origins of plastic

The Origins of Plastics

The Origins of Plastics: A Surprising History

The Organization for Economic Co-operation and Development (OECD) recently published guidelines that promote the use of chemically sustainable compounds for every stage during the lifecycle of plastic manufacturing. While it’s clear that plastics remain essential to human manufacturing, the compounds used in the future will no longer come with the adverse environmental effects we’ve seen in the past.

It may surprise you to learn that plastics aren’t necessarily synthetic. In fact, rubber that comes from rubber trees was the first widely used plastic in the world. The word “plastic” originally refers to any substance that is “pliable and easily shaped.” Our earliest evidence of the origins of plastics was using natural rubber during the height of the Olmec culture of Mesoamerica.

Thousands of years later, Charles Marie de La Condamine introduced samples of this material to the European scientific community in 1736. In 1751, a paper written by Francois Fresneau described rubber’s properties and in 1770, Edward Nairne, an English engineer, discovered its ability to remove pencil markings from paper, thus inventing the first eraser.

It’s only been since the industrial revolution that synthetic plastics made their way into modern society. These plastics are a family of polymers with long repetitive molecules primarily made of carbon. Due to their ability to react repeatedly with themselves and other compounds, theyremain one of the most versatile materials in use today. This article from Science Direct will provide you with a detailed timeline of the origins and future of plastics.

The Rise of Synthetic Plastics

The first synthetic polymer arose from a relatively weird event in human history. The rise in popularity of the game billiards led to a shortage of natural ivory. This prompted a firm in New York to offer $10,000 to anyone who could come up with a substitute.

Enticed by the prize, John Wesley Hyatt began experimenting with cellulose. In 1869, he discovered that by treating the substance derived from a cotton fiber with camphor, he could create products that imitated natural substances like tortoiseshell, horn, linen, and ivory.

This revolutionary breakthrough meant that humanity no longer had to depend on natural substances for manufacturing goods and products. The public hailed it as a savior of both elephants (the primary source of ivory at the time) and tortoises alike.

In 1907, Leo Baekeland invented Bakelite, which was the first plastic made entirely of synthetic materials. While looking for a substitute to shellac, he developed Bakelite to produce synthetic insulators during the rapid electrification period in the United States. Baekeland’s success spurred chemical companies to invest in synthetic polymer research, and new types of plastics suitable for various uses continued to enter the market.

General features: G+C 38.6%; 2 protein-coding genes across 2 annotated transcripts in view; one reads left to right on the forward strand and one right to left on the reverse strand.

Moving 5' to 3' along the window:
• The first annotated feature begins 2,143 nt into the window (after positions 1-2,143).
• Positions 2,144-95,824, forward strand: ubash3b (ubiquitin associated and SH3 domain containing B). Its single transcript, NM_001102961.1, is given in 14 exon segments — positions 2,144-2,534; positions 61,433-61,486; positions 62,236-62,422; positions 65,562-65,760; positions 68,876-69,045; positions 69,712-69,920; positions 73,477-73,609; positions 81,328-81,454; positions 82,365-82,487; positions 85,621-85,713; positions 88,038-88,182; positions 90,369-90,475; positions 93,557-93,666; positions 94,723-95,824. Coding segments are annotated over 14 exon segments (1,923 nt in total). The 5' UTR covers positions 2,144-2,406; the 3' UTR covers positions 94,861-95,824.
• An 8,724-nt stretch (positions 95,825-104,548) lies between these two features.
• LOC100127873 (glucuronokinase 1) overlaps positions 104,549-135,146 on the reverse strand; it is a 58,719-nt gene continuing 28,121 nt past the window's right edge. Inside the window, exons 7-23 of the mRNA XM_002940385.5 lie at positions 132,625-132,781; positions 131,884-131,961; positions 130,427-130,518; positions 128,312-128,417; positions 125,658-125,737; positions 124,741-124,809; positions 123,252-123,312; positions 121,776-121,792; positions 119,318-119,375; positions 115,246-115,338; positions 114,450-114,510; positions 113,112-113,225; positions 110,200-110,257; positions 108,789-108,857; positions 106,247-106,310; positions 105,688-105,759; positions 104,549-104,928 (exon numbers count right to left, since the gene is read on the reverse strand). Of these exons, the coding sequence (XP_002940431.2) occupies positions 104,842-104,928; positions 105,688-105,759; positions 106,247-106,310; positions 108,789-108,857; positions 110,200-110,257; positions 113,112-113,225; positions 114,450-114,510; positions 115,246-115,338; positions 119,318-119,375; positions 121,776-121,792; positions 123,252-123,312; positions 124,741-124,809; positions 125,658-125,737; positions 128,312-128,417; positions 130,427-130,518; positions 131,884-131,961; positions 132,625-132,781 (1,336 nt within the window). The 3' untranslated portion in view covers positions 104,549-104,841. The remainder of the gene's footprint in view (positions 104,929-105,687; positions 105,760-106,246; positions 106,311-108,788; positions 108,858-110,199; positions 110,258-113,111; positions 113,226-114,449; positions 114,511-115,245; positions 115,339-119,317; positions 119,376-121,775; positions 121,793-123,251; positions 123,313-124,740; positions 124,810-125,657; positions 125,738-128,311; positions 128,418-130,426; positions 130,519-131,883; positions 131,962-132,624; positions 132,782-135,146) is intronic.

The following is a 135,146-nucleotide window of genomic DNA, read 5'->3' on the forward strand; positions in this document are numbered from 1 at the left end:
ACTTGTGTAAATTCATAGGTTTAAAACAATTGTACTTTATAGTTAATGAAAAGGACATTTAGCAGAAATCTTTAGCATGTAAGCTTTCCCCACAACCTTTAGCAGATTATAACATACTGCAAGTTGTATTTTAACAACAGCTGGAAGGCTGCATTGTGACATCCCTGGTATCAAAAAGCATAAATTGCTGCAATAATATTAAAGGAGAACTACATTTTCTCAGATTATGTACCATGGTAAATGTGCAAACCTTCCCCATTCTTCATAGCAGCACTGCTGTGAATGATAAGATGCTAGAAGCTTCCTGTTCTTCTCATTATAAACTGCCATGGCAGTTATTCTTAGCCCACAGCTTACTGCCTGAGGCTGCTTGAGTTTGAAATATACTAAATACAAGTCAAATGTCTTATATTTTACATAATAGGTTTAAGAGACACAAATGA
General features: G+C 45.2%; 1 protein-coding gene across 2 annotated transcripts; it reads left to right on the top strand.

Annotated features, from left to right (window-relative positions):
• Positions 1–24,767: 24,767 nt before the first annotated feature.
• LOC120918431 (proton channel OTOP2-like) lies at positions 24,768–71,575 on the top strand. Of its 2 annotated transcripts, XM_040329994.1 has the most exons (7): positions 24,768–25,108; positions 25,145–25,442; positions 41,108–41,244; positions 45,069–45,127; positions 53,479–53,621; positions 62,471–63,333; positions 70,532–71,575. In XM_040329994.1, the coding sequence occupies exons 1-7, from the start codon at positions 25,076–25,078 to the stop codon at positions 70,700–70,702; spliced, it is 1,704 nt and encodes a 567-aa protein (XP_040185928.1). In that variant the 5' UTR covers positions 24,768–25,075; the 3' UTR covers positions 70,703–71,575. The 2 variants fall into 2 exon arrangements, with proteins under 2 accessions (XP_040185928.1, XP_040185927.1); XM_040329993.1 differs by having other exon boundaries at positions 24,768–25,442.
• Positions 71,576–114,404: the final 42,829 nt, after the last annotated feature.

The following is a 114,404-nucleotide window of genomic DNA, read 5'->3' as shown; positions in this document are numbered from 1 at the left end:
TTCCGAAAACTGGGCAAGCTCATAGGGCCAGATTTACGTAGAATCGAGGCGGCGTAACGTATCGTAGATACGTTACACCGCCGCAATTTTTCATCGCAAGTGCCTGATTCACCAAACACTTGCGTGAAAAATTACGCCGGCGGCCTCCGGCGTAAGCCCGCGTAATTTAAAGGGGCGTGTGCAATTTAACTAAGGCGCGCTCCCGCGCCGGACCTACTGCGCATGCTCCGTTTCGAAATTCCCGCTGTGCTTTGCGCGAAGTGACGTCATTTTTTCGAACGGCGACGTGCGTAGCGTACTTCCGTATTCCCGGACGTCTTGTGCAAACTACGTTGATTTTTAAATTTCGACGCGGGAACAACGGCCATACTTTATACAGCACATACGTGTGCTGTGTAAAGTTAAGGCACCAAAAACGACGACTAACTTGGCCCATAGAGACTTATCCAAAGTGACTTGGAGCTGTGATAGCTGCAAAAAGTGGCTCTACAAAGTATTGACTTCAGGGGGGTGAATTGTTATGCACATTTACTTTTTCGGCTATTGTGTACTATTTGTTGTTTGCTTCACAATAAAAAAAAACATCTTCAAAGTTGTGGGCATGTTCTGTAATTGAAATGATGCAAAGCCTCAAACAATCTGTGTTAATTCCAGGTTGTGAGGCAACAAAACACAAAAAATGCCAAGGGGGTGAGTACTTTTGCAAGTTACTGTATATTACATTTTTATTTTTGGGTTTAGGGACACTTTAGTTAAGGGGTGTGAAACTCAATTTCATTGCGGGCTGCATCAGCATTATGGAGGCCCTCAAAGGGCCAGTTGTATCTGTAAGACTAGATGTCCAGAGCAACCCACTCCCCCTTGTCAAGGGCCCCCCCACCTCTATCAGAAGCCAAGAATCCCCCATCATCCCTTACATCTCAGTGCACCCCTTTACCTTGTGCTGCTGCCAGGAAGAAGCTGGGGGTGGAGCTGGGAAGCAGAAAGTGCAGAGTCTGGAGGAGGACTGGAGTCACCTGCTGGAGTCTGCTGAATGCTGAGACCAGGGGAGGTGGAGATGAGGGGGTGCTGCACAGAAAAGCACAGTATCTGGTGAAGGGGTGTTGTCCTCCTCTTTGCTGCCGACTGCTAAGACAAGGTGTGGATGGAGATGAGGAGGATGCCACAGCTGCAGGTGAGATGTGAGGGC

Plastic Manufacturing in Recent History

During World War II, the industrial applications for plastics received new attention from manufacturers. The invention of nylon by Wallace Carothers in 1935 meant the military could produce parachutes, ropes, helmet liners, and body armor. Similarly, Plexiglas allowed manufacturers of aircraft to develop durable windows. The production of plastics in the United States during this period grew by 300%.

After the war, the industry continued to expand during the 1950s and 1960s. Almost every natural product was no longer essential to manufacturing processes. From car manufacturing to packaging and furniture, plastics were used everywhere. It’s also around this time that humanity started discovering the dangers of materials made from plastic.

A fire in the Cuyahoga River in 1969 started raising concerns over the manufacturing techniques used during the production processes. It was also around this time that we first observed plastic debris in our oceans.

The Move Towards Sustainable Plastics

As we now realize the negative effects of plastic manufacturing and its products on the environment, there’s a push towards developing new, bio-friendly polymers. Recent efforts include recycling plastic products as well as studying the viability of new, biodegradable compounds.

At Thermal Press, we provide industry-leading machines used for the thermal assembly of plastics. If you need more information on our customizable technologies, call us on 925-454-9800 or complete this form to speak with one of our consultants today.

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